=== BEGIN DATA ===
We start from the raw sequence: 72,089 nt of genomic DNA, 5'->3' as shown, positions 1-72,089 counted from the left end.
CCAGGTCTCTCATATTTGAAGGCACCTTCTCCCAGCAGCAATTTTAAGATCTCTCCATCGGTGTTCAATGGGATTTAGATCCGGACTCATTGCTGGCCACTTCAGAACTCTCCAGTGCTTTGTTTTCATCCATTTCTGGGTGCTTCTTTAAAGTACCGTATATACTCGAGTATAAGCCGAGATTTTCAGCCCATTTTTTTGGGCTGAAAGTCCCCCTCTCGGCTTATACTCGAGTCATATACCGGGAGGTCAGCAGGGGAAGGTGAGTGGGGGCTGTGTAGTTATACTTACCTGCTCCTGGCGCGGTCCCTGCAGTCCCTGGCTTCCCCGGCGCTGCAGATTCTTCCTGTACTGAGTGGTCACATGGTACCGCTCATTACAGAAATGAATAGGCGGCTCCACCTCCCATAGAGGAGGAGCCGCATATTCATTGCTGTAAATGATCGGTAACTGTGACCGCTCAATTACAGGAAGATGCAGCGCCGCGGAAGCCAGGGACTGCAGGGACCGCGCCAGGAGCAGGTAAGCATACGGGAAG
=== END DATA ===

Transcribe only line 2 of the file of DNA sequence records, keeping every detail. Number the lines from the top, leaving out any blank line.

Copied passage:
CCAGGTCTCTCATATTTGAAGGCACCTTCTCCCAGCAGCAATTTTAAGATCTCTCCATCGGTGTTCAATGGGATTTAGATCCGGACTCATTGCTGGCCACTTCAGAACTCTCCAGTGCTTTGTTTTCATCCATTTCTGGGTGCTTCTTTAAAGTACCGTATATACTCGAGTATAAGCCGAGATTTTCAGCCCATTTTTTTGGGCTGAAAGTCCCCCTCTCGGCTTATACTCGAGTCATATACCGGGAGGTCAGCAGGGGAAGGTGAGTGGGGGCTGTGTAGTTATACTTACCTGCTCCTGGCGCGGTCCCTGCAGTCCCTGGCTTCCCCGGCGCTGCAGATTCTTCCTGTACTGAGTGGTCACATGGTACCGCTCATTACAGAAATGAATAGGCGGCTCCACCTCCCATAGAGGAGGAGCCGCATATTCATTGCTGTAAATGATCGGTAACTGTGACCGCTCAATTACAGGAAGATGCAGCGCCGCGGAAGCCAGGGACTGCAGGGACCGCGCCAGGAGCAGGTAAGCATACGGGAAG